Video mapping, light that turns buildings into art

Arts Digital talent

It is almost impossible not to fall in love with the spectacle of light, sound and movement of video mapping. Many feel that this technique exists somewhere between technology and fantasy, and is a new striking way of making art. Meanwhile, industries such as the advertising sector already use it to promote their products.

Video mapping is a visual technique that projects images onto real surfaces to create startling effects and animations.
Video mapping is a visual technique that projects images onto real surfaces to create startling effects and animations.

Although video mapping has become popular in the world of culture, entertainment and advertising, it is still relatively unknown to the general public, except in Bucharest. For years, the Romanian capital has been holding iMapp, a festival that attracts tens of thousands of people to witness the biggest video mapping contest in the world, in the Piata Constitutiei. Some of the most prominent video artists on the international scene project their creations there on the Parliament Palace's 22,000 m2 façade. This initiative shows this new artform's true potential.


Video mapping is a visual technique that projects images on surfaces, mainly buildings, creating impressive effects and animations that appear to come to life. In addition to buildings, video mapping can be done on any object, hence its popularity for advertising on vehicles, window displays, sculptures, curtains and people.

What do you need to know to create video mapping? This artform requires mastery of 2D and 3D graphic design, image generation programmes, mapping and animation software such as Mad Mapper, which adapts graphics for projection on different surfaces, Resolume Arena, perhaps the best known for this type of creative work; or Visution Mapio, which is the easiest to use.

There are three pieces of essential equipment: a surface, one or more suitable projectors, depending on the power necessary for the type of show, and a computer program to create it, like those mentioned previously. Mastery of light, perspective and sound is also essential, to trick spectators' senses and achieve complete immersion.


The number of these is as endless as their creators' imaginations, but the most common are the following:

The most popular This involves projecting fantasies in light and movement on any type of building. This version can also be projective on city structures.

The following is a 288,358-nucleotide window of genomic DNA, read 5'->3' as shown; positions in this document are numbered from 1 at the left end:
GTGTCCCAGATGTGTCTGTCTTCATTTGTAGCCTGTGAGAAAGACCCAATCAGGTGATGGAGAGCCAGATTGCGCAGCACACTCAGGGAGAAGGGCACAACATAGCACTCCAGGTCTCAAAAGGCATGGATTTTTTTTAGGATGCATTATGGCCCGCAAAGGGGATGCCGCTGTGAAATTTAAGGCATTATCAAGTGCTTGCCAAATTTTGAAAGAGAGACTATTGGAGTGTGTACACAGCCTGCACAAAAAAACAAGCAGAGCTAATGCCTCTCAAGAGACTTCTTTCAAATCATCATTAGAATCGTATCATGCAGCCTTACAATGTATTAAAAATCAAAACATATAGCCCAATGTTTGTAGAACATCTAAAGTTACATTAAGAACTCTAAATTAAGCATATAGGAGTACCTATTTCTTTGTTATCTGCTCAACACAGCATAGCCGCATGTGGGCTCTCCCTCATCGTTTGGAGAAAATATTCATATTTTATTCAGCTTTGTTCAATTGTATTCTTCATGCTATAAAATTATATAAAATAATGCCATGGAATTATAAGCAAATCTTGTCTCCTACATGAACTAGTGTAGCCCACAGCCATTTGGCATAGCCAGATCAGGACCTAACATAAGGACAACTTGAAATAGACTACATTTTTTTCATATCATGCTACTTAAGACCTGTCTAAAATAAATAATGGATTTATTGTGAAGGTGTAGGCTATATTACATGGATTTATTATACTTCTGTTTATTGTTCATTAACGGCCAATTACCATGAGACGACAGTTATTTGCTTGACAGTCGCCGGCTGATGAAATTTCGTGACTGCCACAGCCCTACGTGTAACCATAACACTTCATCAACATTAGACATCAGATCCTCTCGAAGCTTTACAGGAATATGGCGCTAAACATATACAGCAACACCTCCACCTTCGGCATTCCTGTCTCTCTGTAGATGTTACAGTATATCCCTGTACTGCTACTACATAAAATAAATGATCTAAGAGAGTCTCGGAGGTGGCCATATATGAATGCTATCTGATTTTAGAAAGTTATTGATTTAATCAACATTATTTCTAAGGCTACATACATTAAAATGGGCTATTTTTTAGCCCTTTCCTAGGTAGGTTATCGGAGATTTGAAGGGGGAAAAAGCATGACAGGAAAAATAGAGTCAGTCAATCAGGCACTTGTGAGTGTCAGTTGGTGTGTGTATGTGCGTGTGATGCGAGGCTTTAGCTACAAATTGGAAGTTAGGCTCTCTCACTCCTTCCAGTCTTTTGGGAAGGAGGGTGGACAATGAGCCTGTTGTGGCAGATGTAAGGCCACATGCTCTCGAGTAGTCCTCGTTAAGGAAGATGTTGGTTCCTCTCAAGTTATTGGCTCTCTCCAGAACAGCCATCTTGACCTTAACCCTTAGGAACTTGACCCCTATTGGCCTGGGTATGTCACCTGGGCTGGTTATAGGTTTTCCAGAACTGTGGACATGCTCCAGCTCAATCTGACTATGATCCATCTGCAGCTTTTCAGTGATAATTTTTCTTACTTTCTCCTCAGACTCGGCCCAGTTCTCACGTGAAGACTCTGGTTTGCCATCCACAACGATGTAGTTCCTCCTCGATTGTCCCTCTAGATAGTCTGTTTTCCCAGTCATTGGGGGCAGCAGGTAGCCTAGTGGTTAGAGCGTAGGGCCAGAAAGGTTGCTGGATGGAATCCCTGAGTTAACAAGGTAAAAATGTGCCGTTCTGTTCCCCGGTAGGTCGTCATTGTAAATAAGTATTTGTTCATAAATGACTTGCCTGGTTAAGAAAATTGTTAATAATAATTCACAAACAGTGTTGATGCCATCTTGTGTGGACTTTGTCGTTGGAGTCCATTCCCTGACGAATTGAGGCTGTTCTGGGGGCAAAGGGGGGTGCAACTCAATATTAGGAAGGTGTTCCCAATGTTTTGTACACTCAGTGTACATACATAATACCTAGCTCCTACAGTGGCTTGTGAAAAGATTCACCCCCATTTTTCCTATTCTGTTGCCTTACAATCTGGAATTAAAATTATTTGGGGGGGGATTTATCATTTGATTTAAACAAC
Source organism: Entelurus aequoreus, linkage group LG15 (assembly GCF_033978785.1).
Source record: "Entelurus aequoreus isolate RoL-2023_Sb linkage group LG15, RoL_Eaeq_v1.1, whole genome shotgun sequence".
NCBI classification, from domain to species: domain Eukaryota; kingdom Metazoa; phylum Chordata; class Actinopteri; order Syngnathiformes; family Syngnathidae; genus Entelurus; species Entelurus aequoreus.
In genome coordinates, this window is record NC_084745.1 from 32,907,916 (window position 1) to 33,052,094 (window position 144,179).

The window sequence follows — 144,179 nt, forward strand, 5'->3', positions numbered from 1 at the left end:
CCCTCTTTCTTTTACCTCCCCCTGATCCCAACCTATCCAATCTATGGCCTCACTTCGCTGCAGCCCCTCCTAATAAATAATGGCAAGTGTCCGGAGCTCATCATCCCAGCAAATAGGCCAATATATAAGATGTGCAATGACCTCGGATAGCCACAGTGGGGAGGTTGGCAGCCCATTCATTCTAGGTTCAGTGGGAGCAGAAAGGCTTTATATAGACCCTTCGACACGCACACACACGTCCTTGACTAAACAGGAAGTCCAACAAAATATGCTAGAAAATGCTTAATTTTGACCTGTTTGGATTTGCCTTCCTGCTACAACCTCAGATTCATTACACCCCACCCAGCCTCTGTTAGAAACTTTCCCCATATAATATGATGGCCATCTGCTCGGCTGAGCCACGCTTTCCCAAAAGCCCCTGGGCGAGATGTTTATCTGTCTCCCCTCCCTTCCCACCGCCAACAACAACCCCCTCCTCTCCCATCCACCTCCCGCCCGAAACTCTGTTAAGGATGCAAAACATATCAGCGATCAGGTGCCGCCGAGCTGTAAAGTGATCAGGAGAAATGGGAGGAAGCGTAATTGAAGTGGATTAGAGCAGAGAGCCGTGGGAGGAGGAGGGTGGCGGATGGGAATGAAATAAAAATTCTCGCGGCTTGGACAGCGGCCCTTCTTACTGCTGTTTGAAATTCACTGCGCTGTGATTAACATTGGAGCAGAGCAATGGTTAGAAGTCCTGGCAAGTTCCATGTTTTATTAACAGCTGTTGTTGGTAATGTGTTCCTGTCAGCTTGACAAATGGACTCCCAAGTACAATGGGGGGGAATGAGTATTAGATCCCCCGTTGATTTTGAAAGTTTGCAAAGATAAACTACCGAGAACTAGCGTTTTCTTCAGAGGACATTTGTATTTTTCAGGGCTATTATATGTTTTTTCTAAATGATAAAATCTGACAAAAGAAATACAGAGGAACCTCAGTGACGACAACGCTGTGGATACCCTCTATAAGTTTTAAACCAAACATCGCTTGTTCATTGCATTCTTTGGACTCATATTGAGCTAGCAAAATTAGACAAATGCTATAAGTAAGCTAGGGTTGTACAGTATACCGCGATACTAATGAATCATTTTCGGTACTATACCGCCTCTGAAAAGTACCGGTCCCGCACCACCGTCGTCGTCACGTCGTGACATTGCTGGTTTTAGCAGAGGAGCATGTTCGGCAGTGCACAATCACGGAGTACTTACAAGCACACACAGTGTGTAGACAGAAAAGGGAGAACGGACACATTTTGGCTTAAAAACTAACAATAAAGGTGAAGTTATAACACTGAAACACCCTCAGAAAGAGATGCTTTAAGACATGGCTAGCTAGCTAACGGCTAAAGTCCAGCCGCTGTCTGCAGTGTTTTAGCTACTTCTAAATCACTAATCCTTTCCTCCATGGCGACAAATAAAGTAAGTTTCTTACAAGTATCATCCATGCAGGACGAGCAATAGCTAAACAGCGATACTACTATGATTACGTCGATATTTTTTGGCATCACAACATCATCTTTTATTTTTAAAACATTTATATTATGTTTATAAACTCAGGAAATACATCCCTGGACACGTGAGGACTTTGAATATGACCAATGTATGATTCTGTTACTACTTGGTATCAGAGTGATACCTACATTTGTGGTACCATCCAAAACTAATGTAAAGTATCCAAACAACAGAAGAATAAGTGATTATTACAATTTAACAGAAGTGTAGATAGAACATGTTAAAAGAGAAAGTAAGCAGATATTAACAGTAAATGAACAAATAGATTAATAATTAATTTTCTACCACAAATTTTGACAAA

One of the audiovisual trends in the advertising sector, because an increasing number of companies demand it for spectacular ways to launch their new products and services.

Used to recreate historic scenes or create abstract shapes and volumes on geometric objects like cubes or pyramids.

  Table mapping 
This is used to animate items commonly found on tables, like plates, bottles or foodstuffs, to create a gourmet experience through high impact staging.

How to create video mapping.
How to create video mapping.

 SEE INFOGRAPHIC: How to create video mapping [PDF] External link, opens in new window.


Although there is not an official classification, these are the five most spectacular video mappings in the world by popular/professional acclaim:

1. Sydney Opera House (Australia)
Every year artists from all over the world project their animations onto this buildings unique shapes, enhancing the spectacular nature of their video mappings.

2. Oaxaca Cathedral (Mexico) 
This temple's façade turns in to an real show of light, colour and movement, where art, culture, history and innovation are combined.

3. Odaiba digital art museum (Japan)
Japanese art collective TeamLab created a video mapping to bring to the real world a dream that spanned 10,000 m2 using 470 projectors and 520 computers.

4. Rochester Castle (England) 
This fortress became the ideal place to promote the release of Iron Man 2. All accompanied by the music of AC/DC.

5. Edinburgh International Festival (Scotland) 
St. Andrews Square in the city became a magical garden by night to celebrate the blossoming.

As a side note... Since 2013 the ruins of Breda castle, a fortress near the Eastern border with Hungary, dating from the beginning of the 19th century, has become the first permanent video mapping in Europe.